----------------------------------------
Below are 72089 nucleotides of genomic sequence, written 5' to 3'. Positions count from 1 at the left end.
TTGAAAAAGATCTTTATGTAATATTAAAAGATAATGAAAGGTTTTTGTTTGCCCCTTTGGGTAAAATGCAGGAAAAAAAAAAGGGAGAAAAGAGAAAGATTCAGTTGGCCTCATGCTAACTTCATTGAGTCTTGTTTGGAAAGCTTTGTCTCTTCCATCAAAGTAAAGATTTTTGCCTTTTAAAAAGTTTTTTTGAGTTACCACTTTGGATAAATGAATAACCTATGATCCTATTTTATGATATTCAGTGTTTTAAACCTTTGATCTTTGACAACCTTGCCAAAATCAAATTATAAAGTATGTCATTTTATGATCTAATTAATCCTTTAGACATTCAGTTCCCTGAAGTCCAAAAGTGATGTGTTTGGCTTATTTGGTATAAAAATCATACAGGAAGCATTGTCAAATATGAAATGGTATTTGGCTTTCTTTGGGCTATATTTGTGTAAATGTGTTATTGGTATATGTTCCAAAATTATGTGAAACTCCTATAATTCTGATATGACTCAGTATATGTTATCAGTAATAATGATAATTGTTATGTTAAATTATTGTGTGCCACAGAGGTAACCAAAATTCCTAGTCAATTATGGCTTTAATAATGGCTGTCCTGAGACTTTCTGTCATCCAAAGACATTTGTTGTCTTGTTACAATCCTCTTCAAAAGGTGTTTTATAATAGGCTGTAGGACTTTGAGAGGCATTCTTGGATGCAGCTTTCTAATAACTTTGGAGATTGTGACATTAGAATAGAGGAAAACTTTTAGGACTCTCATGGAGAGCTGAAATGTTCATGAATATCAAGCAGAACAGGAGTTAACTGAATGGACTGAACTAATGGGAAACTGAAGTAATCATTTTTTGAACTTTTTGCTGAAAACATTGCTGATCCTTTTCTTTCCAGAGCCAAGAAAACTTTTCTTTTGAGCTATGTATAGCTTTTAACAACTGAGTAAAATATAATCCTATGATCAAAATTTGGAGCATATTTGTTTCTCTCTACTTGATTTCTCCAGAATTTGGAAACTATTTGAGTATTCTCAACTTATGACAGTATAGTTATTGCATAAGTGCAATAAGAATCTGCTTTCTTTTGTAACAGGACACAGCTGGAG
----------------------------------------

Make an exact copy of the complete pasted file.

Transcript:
Below are 72089 nucleotides of genomic sequence, written 5' to 3'. Positions count from 1 at the left end.
TTGAAAAAGATCTTTATGTAATATTAAAAGATAATGAAAGGTTTTTGTTTGCCCCTTTGGGTAAAATGCAGGAAAAAAAAAAGGGAGAAAAGAGAAAGATTCAGTTGGCCTCATGCTAACTTCATTGAGTCTTGTTTGGAAAGCTTTGTCTCTTCCATCAAAGTAAAGATTTTTGCCTTTTAAAAAGTTTTTTTGAGTTACCACTTTGGATAAATGAATAACCTATGATCCTATTTTATGATATTCAGTGTTTTAAACCTTTGATCTTTGACAACCTTGCCAAAATCAAATTATAAAGTATGTCATTTTATGATCTAATTAATCCTTTAGACATTCAGTTCCCTGAAGTCCAAAAGTGATGTGTTTGGCTTATTTGGTATAAAAATCATACAGGAAGCATTGTCAAATATGAAATGGTATTTGGCTTTCTTTGGGCTATATTTGTGTAAATGTGTTATTGGTATATGTTCCAAAATTATGTGAAACTCCTATAATTCTGATATGACTCAGTATATGTTATCAGTAATAATGATAATTGTTATGTTAAATTATTGTGTGCCACAGAGGTAACCAAAATTCCTAGTCAATTATGGCTTTAATAATGGCTGTCCTGAGACTTTCTGTCATCCAAAGACATTTGTTGTCTTGTTACAATCCTCTTCAAAAGGTGTTTTATAATAGGCTGTAGGACTTTGAGAGGCATTCTTGGATGCAGCTTTCTAATAACTTTGGAGATTGTGACATTAGAATAGAGGAAAACTTTTAGGACTCTCATGGAGAGCTGAAATGTTCATGAATATCAAGCAGAACAGGAGTTAACTGAATGGACTGAACTAATGGGAAACTGAAGTAATCATTTTTTGAACTTTTTGCTGAAAACATTGCTGATCCTTTTCTTTCCAGAGCCAAGAAAACTTTTCTTTTGAGCTATGTATAGCTTTTAACAACTGAGTAAAATATAATCCTATGATCAAAATTTGGAGCATATTTGTTTCTCTCTACTTGATTTCTCCAGAATTTGGAAACTATTTGAGTATTCTCAACTTATGACAGTATAGTTATTGCATAAGTGCAATAAGAATCTGCTTTCTTTTGTAACAGGACACAGCTGGAG